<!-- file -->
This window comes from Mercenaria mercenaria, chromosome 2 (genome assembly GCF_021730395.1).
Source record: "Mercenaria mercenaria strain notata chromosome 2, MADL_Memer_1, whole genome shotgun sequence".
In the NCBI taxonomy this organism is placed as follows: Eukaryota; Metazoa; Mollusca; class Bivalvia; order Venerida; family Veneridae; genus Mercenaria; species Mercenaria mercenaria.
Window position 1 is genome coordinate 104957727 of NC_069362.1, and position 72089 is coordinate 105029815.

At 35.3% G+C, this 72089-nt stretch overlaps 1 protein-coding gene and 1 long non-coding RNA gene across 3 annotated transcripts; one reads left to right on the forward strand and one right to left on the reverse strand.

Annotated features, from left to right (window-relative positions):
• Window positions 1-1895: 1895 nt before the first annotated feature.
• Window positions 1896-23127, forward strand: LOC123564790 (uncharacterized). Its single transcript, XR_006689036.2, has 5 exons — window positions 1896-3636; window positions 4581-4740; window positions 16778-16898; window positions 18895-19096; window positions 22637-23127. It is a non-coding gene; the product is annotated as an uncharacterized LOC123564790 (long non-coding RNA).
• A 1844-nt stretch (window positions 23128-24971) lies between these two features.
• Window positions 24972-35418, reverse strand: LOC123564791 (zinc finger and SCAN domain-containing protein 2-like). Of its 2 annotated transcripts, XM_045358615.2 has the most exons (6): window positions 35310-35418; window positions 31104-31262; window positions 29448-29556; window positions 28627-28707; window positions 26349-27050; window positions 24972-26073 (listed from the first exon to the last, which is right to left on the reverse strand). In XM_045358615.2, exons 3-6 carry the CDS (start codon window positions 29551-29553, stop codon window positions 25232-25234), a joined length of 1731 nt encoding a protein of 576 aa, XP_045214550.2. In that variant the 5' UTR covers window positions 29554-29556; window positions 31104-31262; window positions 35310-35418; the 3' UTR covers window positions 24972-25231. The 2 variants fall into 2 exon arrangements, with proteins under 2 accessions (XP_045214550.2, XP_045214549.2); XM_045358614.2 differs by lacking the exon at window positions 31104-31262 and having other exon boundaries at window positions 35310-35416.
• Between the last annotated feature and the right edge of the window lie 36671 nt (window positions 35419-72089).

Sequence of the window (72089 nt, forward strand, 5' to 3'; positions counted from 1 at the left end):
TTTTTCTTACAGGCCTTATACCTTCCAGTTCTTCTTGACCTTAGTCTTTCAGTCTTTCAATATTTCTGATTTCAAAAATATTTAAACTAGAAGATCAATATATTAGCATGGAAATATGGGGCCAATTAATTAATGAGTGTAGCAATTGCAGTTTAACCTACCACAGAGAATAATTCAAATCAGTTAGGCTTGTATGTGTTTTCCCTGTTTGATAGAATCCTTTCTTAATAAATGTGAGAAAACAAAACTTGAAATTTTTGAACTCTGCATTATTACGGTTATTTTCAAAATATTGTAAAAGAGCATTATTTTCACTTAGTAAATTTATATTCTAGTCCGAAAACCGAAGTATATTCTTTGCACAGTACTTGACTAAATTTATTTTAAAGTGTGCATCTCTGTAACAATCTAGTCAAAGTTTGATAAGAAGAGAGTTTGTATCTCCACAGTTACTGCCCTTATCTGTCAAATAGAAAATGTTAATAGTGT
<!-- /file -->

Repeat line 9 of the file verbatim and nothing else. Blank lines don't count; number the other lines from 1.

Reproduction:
• A 1844-nt stretch (window positions 23128-24971) lies between these two features.